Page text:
The kickoff show for Illuminated Paths’ first label showcase tour (June 21, Uncle Lou’s) just happened over the weekend. I’ve been thinking a while now about the enigmatic Central Florida music label – what it’s doing, what it is – and the launch of this maiden East Coast tour and the feature story it compelled recently brought it to a point. And it's pretty interesting stuff.
There are, of course, other boutique cassette labels out there in the indie galaxy. Illuminated Paths, however, isn’t just another emptily trendy outfit. My story unpacks this in depth, but what I discovered through the course of pursuing it is that this label’s method and operation are themselves expressions of art and meaning, every bit as much as the work of the musicians it presents. In some cases, I suspect more. Almost no other music label can claim that, at least not to this degree. Label boss Joshua Rogers is doing something truly unique. When it comes to weird Orlando, this is one of the most notable stories right now.
Public Spreads the News at Uncle Lou's
The tour kickoff featured some special imported talent including Public Spreads the News. The solo project of label founder Wes Ables was a quilt of elements synthetic (electronics) and organic (guitar) that took otherwise clean, slinky ‘80s lines and blurred and recontextualized them. The performance was loose but involved a wig, so there’s that.
Seashells at Uncle Lou's
The surprise addition to the lineup was New Zealand’s [correction: Seashells is based out of the U.S. now] Seashells. Although “ambient laptop artist” isn’t a combination of words that equals live electricity, her blend of pop obfuscation and beats does make for a more punctuated style of vaporwave.
Ray Brazen at Uncle Lou's
But of the several acts I caught, the most immediate and moving was inimitable local Ray Brazen. For the uninitiated, Brazen is a proud and true eccentric who packs more shredding chops than many of his songs reveal. On his incidentally signature Brazen electric guitar (the interesting story of which can be heard on this recent episode of the Moonmen From Mars podcast), the unboxable outsider artist swung wildly from punk to metal to quirky pop. If being anti-norm is the meter, he may be the punkest one around here.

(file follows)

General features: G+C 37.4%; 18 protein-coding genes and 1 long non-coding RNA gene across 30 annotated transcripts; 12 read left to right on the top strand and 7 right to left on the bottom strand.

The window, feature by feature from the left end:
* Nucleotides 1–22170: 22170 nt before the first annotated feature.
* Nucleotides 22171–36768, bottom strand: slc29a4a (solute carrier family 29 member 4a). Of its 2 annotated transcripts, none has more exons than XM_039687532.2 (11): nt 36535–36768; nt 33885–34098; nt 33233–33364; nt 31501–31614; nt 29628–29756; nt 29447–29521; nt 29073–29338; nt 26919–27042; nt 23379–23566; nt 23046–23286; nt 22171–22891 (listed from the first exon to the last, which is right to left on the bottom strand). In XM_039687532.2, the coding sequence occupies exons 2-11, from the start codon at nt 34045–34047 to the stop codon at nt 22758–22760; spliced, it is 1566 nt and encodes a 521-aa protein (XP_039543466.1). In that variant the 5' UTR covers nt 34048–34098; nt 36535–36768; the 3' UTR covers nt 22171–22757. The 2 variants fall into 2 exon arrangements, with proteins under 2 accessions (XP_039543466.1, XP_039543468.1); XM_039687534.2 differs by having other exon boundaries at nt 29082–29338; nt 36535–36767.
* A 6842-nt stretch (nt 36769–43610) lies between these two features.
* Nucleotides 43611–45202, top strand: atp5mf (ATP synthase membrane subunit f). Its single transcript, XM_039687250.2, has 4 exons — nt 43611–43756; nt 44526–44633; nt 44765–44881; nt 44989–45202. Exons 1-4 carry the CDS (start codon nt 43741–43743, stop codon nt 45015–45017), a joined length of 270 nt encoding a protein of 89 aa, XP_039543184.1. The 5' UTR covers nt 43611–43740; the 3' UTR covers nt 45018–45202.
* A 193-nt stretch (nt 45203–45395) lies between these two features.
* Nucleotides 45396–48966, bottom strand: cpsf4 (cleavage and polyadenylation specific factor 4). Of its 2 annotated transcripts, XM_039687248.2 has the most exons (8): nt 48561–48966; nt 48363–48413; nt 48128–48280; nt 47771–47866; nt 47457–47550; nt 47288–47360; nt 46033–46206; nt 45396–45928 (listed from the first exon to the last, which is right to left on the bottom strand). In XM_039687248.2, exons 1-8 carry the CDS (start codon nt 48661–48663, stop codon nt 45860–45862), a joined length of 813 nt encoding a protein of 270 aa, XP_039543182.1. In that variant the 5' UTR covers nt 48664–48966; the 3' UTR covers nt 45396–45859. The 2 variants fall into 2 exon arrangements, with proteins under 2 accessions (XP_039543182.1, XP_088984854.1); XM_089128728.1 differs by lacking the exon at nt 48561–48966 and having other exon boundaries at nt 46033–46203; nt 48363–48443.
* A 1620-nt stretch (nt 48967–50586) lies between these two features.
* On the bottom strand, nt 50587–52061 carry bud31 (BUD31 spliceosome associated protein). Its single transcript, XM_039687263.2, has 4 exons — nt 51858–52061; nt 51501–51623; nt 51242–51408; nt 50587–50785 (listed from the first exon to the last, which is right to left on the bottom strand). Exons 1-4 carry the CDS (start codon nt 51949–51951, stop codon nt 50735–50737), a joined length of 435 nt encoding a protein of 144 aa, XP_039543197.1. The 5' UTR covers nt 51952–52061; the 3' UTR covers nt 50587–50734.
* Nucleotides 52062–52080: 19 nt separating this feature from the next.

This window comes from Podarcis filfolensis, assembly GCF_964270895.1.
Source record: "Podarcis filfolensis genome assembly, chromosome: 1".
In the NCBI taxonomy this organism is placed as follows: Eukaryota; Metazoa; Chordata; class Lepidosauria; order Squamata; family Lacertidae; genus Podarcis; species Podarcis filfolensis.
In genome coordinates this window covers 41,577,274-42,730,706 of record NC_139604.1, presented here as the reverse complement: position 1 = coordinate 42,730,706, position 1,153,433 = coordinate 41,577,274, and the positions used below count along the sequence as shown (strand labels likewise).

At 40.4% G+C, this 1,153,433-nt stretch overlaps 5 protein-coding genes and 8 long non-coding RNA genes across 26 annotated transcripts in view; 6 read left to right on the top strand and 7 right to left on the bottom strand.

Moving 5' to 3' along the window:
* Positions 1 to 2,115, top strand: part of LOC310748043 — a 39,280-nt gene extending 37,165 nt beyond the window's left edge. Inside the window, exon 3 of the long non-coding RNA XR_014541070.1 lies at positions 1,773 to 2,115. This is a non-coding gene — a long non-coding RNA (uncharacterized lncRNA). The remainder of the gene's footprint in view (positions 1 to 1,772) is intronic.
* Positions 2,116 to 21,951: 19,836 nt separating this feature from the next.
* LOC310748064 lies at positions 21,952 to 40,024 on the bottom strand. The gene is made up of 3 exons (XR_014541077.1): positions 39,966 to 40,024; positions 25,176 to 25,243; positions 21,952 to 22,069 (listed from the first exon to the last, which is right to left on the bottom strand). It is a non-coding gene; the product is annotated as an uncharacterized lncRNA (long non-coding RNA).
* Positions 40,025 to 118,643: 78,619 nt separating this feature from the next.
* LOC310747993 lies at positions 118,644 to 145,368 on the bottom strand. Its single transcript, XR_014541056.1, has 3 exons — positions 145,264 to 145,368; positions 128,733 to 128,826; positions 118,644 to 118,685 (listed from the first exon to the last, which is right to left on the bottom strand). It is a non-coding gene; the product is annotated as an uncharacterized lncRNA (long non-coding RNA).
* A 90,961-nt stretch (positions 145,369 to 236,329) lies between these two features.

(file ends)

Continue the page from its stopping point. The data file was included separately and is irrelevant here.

Not enough people were at this show, that’s for sure. But the good news is that the tour will be circling back home for a finale show, this time at Will’s Pub (July 5) with a fresh lineup . If you missed the sendoff, here’s your chance at both redemption and enlightenment. It’s an event that anyone who cares about the Orlando underground should not miss.
Oh, and Uncle Lou’s now has this sweet little disco lighting upgrade that's worth checking out at a show soon:
Movin' on up - The new lighting array at Uncle Lou's
We welcome readers to submit letters regarding articles and content in Orlando Weekly. Letters should be a minimum of 150 words, refer to content that has appeared on Orlando Weekly, and must include the writer's full name, address, and phone number for verification purposes. No attachments will be considered. Writers of letters selected for publication will be notified via email. Letters may be edited and shortened for space.
Support Local Journalism. Join the Orlando Weekly Press Club
Local journalism is information. Information is power. And we believe everyone deserves access to accurate independent coverage of their community and state. Our readers helped us continue this coverage in 2020, and we are so grateful for the support.
Help us keep this coverage going in 2021. Whether it's a one-time acknowledgement of this article or an ongoing membership pledge, your support goes to local-based reporting from our small but mighty team.